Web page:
MA – Two Songs
Kimiko Hagiwara soprano
Dohyung Kim baritone
Junko Kuribayashi piano
Recorded June 1994 at Radio DRS, Bern
Engineer: Hans Küenzi
Produced by Manfred Eicher
Freed from the weight of the will towards expression
things come and go.
where it is,
like an empty glass,
in which something may be poured at any moment.
Heinz Reber’s premature death in 2007 left a musical gap that is never likely to be filled. The Swiss composer didn’t so much chart new paths as abandon the idea of paths altogether. In their place, he enacted an idiosyncratic (yet unusually selfless) comportment of sound in which bodies, voices, and instruments came to describe their own conditions without academic partitions. All of which makes MA – Two Songs all the more remarkable. In its contradictory impulses, one finds auditory portraits of the Second Viennese School (think Arnold Schönberg, Alban Berg, and Anton Webern) and its tonal expansions, as well as, in the words of one press statement, the “relationship of Asiatic singers to the Romantic song tradition.” Although a fascinating album in its own right, as Reber’s projects usually are, this one bids our total attention in order to appreciate not only its texts and their conceptual milieu, but also the brittle agency of its voices, which breathe with all the beauty of a slow-motion breakdown.
“School of Vienna” lives in the depths of a piano, beyond which we hear only the acrobatic soprano of Kimiko Hagiwara. Her tender blend of forced vulnerability and highly trained exposition make for an especially balanced piece, one that both reifies and breaks everything a prototypical Lied should be. This 20-minute diatribe thus becomes an eloquent statement of its own incremental demise. The high note functions here neither as a point of resolution or fulfillment of expectation, nor as the promissory engagement with the listener through the articulation of a lyrical ploy. Rather, it secures the act of singing into place, each piercing vibrato a lynchpin of a broader vocal image. The language is soft to the aural touch, cautious in its extemporization, playing out the ruse of development with a secretly romantic pleasure before being washed out to sea in a robust waver. “School of Athens – School of Noh” drips upward from finger-dampened strings as baritone Dohyung Kim vocalizes the dramaturgy of Antigone alongside an aphasic Hagiwara. The latter reveals herself in fully sung sentences only in the second half, in which she is foregrounded. All the while, Junko Kuribayashi’s pianistic puffs of air act as pre-commentary to the text, opining on every secretive occasion before it is uttered.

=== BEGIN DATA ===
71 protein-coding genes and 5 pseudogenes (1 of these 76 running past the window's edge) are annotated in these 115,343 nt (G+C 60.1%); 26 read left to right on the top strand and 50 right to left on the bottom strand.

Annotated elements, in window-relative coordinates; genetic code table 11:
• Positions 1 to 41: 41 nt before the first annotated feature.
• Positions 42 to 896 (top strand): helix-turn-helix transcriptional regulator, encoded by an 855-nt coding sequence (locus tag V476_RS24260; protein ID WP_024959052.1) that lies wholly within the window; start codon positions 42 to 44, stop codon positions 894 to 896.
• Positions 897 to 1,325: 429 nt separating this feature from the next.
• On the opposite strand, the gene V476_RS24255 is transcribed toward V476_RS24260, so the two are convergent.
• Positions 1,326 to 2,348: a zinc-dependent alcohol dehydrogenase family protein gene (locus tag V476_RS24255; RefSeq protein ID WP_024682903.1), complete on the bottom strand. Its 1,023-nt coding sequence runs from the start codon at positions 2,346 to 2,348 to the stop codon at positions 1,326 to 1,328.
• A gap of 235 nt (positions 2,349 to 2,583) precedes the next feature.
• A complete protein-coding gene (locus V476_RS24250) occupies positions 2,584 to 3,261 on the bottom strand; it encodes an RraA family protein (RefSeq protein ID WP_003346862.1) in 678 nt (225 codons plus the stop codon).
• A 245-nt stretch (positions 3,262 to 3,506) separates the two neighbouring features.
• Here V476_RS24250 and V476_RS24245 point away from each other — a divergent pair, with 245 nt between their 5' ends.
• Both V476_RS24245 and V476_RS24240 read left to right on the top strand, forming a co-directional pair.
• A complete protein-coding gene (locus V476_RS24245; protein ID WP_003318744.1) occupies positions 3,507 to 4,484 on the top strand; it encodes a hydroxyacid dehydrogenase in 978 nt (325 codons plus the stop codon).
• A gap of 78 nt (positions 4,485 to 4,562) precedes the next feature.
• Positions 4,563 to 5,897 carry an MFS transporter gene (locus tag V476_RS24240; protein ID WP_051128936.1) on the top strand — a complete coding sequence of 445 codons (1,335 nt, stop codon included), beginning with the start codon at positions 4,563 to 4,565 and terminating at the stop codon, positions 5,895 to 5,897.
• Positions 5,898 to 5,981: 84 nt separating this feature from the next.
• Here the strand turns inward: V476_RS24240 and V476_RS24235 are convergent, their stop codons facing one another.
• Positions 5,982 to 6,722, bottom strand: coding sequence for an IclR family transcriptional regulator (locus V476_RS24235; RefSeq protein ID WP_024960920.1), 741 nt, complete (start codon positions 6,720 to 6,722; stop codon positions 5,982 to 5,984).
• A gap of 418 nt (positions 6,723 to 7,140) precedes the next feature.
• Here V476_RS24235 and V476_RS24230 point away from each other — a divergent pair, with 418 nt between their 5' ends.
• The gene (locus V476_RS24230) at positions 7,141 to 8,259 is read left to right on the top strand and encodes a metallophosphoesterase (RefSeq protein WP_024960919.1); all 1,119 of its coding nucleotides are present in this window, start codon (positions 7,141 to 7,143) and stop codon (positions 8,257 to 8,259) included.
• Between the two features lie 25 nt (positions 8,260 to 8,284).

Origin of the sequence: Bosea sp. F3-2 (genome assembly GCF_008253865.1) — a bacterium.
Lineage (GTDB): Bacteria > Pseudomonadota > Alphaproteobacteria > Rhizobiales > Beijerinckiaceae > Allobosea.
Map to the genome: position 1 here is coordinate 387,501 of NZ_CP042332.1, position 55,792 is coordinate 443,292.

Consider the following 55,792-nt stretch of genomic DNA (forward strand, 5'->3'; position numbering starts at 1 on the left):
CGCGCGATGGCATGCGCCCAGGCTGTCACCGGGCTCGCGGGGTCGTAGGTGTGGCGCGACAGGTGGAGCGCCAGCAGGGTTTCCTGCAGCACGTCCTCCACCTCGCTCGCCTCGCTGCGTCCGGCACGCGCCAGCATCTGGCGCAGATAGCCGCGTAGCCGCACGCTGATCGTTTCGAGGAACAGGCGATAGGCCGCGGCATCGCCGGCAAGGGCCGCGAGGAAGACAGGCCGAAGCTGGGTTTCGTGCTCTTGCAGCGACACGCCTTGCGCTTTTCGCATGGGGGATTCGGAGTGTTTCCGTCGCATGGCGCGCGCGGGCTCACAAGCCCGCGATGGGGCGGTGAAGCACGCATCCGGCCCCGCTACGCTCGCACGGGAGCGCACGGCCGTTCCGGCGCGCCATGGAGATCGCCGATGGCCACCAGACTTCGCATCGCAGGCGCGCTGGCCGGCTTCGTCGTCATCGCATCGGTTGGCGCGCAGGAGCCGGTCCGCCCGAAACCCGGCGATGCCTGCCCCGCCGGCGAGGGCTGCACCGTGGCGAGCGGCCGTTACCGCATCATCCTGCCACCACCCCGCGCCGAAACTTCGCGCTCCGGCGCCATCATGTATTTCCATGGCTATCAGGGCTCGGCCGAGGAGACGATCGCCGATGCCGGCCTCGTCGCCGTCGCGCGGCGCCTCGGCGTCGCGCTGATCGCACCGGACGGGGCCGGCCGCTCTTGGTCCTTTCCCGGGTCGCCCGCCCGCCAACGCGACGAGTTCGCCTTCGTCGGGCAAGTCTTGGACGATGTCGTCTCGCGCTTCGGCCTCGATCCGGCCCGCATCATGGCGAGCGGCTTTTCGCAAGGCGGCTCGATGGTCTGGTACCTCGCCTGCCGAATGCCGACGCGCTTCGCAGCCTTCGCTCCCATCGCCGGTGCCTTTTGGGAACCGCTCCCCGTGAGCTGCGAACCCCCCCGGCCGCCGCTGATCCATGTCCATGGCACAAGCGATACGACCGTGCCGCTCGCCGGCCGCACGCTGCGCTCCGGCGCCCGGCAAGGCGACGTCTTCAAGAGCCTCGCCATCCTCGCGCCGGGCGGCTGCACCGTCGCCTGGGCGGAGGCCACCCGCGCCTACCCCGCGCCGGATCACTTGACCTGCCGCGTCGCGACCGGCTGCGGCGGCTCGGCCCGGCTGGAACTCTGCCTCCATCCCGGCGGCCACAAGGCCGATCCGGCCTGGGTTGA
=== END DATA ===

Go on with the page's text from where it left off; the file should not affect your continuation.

As with the equally visceral Mnaomai, Mnomai, there has been a slippage of interpretation I feel I must address. In his liner notes, Hans-Klaus Jungheinrich notes that the “MA” (intermediate space) of the album’s title is a Japanese ideogram combining the characters for “door” (門) and “moonlight” (月) when in fact the calligraphed Kanji in question is made up of the characters for “door” (門) and “sun” (日), which combine to form: 間. While historically, “sun” could have been replaced with “moon” without any change in meaning, nowadays one will likely only see it as it is portrayed on the cover. A subtle error, to be sure, but one that misrepresents a language that is so often prone to a curious overlay of mystique. I point this out only to clarify the music’s underlying structure, as I personally fail to see the “sublime appeal of alienation” that is supposedly inculcated in these pieces. In a musical context at least, I don’t believe this is what MA is all about. To be alienated, especially at one’s own will, is to consciously set up a parallel space to the one being rejected, which is equally viable in its own nothingness. At any rate, Jungheinrich offers poignant insight when he notes the significance of Reber’s overt challenge in “a time of renascent xenophobia.” The combinations inherent in these pieces are unsettling in the present climate, for they posit music both as an act above the confines of the nation-state and one that highlights its own rootedness in land and ideology. As a historical document, music is already archival the moment it is rendered.
Is this deconstruction, or reconstruction? Refreshingly, Reber frames this question as moot.
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